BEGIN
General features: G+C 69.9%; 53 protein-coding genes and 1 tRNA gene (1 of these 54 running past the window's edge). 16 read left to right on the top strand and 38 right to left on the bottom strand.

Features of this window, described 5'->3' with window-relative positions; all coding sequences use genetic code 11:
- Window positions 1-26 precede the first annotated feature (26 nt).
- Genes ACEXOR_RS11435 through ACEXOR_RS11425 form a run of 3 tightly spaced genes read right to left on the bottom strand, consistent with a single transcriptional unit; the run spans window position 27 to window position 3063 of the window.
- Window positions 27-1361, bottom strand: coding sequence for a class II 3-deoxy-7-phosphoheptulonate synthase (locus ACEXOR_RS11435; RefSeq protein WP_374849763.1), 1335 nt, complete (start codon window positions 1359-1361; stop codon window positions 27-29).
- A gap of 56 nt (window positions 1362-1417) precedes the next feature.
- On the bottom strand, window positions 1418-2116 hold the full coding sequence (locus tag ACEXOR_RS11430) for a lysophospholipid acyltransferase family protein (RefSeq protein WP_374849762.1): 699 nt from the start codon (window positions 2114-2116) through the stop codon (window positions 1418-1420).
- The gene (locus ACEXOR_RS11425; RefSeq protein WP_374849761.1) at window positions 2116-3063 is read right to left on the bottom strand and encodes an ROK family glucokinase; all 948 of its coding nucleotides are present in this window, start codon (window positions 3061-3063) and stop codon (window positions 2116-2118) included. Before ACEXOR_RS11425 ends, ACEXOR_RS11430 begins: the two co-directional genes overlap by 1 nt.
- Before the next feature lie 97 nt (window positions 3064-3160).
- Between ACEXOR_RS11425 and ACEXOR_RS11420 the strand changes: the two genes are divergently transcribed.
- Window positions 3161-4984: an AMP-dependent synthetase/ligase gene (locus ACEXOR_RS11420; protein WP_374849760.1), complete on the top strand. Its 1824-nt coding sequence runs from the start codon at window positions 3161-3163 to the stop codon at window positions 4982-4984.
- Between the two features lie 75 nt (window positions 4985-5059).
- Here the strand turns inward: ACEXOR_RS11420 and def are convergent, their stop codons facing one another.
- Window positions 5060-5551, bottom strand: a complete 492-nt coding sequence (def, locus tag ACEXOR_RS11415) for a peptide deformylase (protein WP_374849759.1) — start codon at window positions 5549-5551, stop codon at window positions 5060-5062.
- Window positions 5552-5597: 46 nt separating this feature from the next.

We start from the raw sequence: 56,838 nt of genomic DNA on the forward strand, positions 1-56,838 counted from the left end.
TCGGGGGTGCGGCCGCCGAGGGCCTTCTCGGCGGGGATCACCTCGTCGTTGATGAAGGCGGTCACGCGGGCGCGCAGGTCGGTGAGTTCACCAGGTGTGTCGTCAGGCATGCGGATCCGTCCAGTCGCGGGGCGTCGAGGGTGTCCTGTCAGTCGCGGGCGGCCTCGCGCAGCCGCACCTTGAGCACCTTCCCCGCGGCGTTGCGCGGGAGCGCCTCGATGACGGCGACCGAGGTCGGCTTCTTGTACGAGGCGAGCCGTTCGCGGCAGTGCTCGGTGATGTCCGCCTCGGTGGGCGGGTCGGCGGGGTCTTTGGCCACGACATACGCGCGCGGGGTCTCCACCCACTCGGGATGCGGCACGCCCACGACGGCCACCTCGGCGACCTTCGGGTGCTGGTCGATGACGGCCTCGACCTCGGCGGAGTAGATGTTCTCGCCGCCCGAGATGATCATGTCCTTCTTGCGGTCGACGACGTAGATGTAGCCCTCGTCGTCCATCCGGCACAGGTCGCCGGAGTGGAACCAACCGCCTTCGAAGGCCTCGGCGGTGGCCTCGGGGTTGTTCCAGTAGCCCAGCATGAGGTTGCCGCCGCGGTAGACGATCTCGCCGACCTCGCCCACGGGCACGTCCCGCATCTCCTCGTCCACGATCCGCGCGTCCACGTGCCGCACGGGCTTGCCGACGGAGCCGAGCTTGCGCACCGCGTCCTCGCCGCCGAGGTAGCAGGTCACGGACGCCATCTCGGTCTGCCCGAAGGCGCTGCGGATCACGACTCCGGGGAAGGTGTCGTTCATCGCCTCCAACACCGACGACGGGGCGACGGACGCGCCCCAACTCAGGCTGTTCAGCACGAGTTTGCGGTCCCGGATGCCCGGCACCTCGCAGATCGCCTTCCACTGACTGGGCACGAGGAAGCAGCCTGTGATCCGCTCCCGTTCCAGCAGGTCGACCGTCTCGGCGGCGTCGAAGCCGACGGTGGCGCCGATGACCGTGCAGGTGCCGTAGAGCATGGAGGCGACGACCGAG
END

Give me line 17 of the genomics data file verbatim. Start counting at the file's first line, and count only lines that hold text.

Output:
TCGGGGGTGCGGCCGCCGAGGGCCTTCTCGGCGGGGATCACCTCGTCGTTGATGAAGGCGGTCACGCGGGCGCGCAGGTCGGTGAGTTCACCAGGTGTGTCGTCAGGCATGCGGATCCGTCCAGTCGCGGGGCGTCGAGGGTGTCCTGTCAGTCGCGGGCGGCCTCGCGCAGCCGCACCTTGAGCACCTTCCCCGCGGCGTTGCGCGGGAGCGCCTCGATGACGGCGACCGAGGTCGGCTTCTTGTACGAGGCGAGCCGTTCGCGGCAGTGCTCGGTGATGTCCGCCTCGGTGGGCGGGTCGGCGGGGTCTTTGGCCACGACATACGCGCGCGGGGTCTCCACCCACTCGGGATGCGGCACGCCCACGACGGCCACCTCGGCGACCTTCGGGTGCTGGTCGATGACGGCCTCGACCTCGGCGGAGTAGATGTTCTCGCCGCCCGAGATGATCATGTCCTTCTTGCGGTCGACGACGTAGATGTAGCCCTCGTCGTCCATCCGGCACAGGTCGCCGGAGTGGAACCAACCGCCTTCGAAGGCCTCGGCGGTGGCCTCGGGGTTGTTCCAGTAGCCCAGCATGAGGTTGCCGCCGCGGTAGACGATCTCGCCGACCTCGCCCACGGGCACGTCCCGCATCTCCTCGTCCACGATCCGCGCGTCCACGTGCCGCACGGGCTTGCCGACGGAGCCGAGCTTGCGCACCGCGTCCTCGCCGCCGAGGTAGCAGGTCACGGACGCCATCTCGGTCTGCCCGAAGGCGCTGCGGATCACGACTCCGGGGAAGGTGTCGTTCATCGCCTCCAACACCGACGACGGGGCGACGGACGCGCCCCAACTCAGGCTGTTCAGCACGAGTTTGCGGTCCCGGATGCCCGGCACCTCGCAGATCGCCTTCCACTGACTGGGCACGAGGAAGCAGCCTGTGATCCGCTCCCGTTCCAGCAGGTCGACCGTCTCGGCGGCGTCGAAGCCGACGGTGGCGCCGATGACCGTGCAGGTGCCGTAGAGCATGGAGGCGACGACCGAG